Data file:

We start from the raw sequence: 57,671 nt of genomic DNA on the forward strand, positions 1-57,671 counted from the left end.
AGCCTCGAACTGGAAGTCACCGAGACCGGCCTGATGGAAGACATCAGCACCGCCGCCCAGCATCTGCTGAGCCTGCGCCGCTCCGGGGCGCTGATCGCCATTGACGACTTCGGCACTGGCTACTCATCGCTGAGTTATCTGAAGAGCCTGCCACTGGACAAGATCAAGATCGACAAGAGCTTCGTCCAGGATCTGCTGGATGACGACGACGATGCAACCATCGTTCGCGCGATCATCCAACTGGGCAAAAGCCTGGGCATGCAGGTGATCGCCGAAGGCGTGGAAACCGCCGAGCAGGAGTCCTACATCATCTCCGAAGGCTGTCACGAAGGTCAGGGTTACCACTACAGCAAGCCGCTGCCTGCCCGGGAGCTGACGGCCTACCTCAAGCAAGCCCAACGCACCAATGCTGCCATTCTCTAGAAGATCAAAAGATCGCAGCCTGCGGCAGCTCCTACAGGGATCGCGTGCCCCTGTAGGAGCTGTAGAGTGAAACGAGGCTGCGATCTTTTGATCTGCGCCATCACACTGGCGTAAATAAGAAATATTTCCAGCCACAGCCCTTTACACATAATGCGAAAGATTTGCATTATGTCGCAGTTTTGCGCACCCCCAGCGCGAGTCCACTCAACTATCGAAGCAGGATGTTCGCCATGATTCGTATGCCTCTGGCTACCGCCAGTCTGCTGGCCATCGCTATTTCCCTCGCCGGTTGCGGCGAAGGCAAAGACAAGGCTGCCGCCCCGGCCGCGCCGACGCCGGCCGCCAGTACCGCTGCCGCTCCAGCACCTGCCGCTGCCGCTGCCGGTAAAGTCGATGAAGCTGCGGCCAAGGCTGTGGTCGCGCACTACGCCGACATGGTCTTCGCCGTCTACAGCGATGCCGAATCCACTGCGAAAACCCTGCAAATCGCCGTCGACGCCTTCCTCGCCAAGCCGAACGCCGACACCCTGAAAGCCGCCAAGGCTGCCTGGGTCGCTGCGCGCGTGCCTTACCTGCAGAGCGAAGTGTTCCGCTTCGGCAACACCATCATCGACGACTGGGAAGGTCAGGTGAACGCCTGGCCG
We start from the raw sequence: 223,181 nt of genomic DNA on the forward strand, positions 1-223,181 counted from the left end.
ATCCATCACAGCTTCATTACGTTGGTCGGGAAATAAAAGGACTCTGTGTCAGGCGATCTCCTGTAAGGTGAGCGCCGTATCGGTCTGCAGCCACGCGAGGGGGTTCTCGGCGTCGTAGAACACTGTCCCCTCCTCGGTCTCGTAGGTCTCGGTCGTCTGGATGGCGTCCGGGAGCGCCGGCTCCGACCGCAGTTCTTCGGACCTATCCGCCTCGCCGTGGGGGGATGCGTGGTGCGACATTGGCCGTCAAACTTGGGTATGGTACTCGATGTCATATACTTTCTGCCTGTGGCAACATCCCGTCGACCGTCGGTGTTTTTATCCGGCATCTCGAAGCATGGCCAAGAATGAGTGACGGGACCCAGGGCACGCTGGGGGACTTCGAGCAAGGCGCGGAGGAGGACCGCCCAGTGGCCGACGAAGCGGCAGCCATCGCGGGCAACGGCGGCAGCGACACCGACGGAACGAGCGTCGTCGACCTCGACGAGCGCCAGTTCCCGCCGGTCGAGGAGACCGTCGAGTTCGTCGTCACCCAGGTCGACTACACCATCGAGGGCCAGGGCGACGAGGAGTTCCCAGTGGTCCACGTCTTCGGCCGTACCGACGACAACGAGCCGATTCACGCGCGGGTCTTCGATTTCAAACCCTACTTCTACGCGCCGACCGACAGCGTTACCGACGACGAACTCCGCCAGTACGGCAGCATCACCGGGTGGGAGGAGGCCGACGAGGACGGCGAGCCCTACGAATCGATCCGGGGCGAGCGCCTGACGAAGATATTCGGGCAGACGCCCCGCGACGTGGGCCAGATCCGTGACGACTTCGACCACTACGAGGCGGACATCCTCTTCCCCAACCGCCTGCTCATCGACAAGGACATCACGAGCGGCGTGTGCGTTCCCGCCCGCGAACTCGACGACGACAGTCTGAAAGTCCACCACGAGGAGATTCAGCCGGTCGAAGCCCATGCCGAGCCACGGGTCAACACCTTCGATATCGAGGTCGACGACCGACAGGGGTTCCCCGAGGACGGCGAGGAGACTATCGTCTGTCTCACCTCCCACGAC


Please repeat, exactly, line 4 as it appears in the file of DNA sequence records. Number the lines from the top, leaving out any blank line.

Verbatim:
ATCCATCACAGCTTCATTACGTTGGTCGGGAAATAAAAGGACTCTGTGTCAGGCGATCTCCTGTAAGGTGAGCGCCGTATCGGTCTGCAGCCACGCGAGGGGGTTCTCGGCGTCGTAGAACACTGTCCCCTCCTCGGTCTCGTAGGTCTCGGTCGTCTGGATGGCGTCCGGGAGCGCCGGCTCCGACCGCAGTTCTTCGGACCTATCCGCCTCGCCGTGGGGGGATGCGTGGTGCGACATTGGCCGTCAAACTTGGGTATGGTACTCGATGTCATATACTTTCTGCCTGTGGCAACATCCCGTCGACCGTCGGTGTTTTTATCCGGCATCTCGAAGCATGGCCAAGAATGAGTGACGGGACCCAGGGCACGCTGGGGGACTTCGAGCAAGGCGCGGAGGAGGACCGCCCAGTGGCCGACGAAGCGGCAGCCATCGCGGGCAACGGCGGCAGCGACACCGACGGAACGAGCGTCGTCGACCTCGACGAGCGCCAGTTCCCGCCGGTCGAGGAGACCGTCGAGTTCGTCGTCACCCAGGTCGACTACACCATCGAGGGCCAGGGCGACGAGGAGTTCCCAGTGGTCCACGTCTTCGGCCGTACCGACGACAACGAGCCGATTCACGCGCGGGTCTTCGATTTCAAACCCTACTTCTACGCGCCGACCGACAGCGTTACCGACGACGAACTCCGCCAGTACGGCAGCATCACCGGGTGGGAGGAGGCCGACGAGGACGGCGAGCCCTACGAATCGATCCGGGGCGAGCGCCTGACGAAGATATTCGGGCAGACGCCCCGCGACGTGGGCCAGATCCGTGACGACTTCGACCACTACGAGGCGGACATCCTCTTCCCCAACCGCCTGCTCATCGACAAGGACATCACGAGCGGCGTGTGCGTTCCCGCCCGCGAACTCGACGACGACAGTCTGAAAGTCCACCACGAGGAGATTCAGCCGGTCGAAGCCCATGCCGAGCCACGGGTCAACACCTTCGATATCGAGGTCGACGACCGACAGGGGTTCCCCGAGGACGGCGAGGAGACTATCGTCTGTCTCACCTCCCACGAC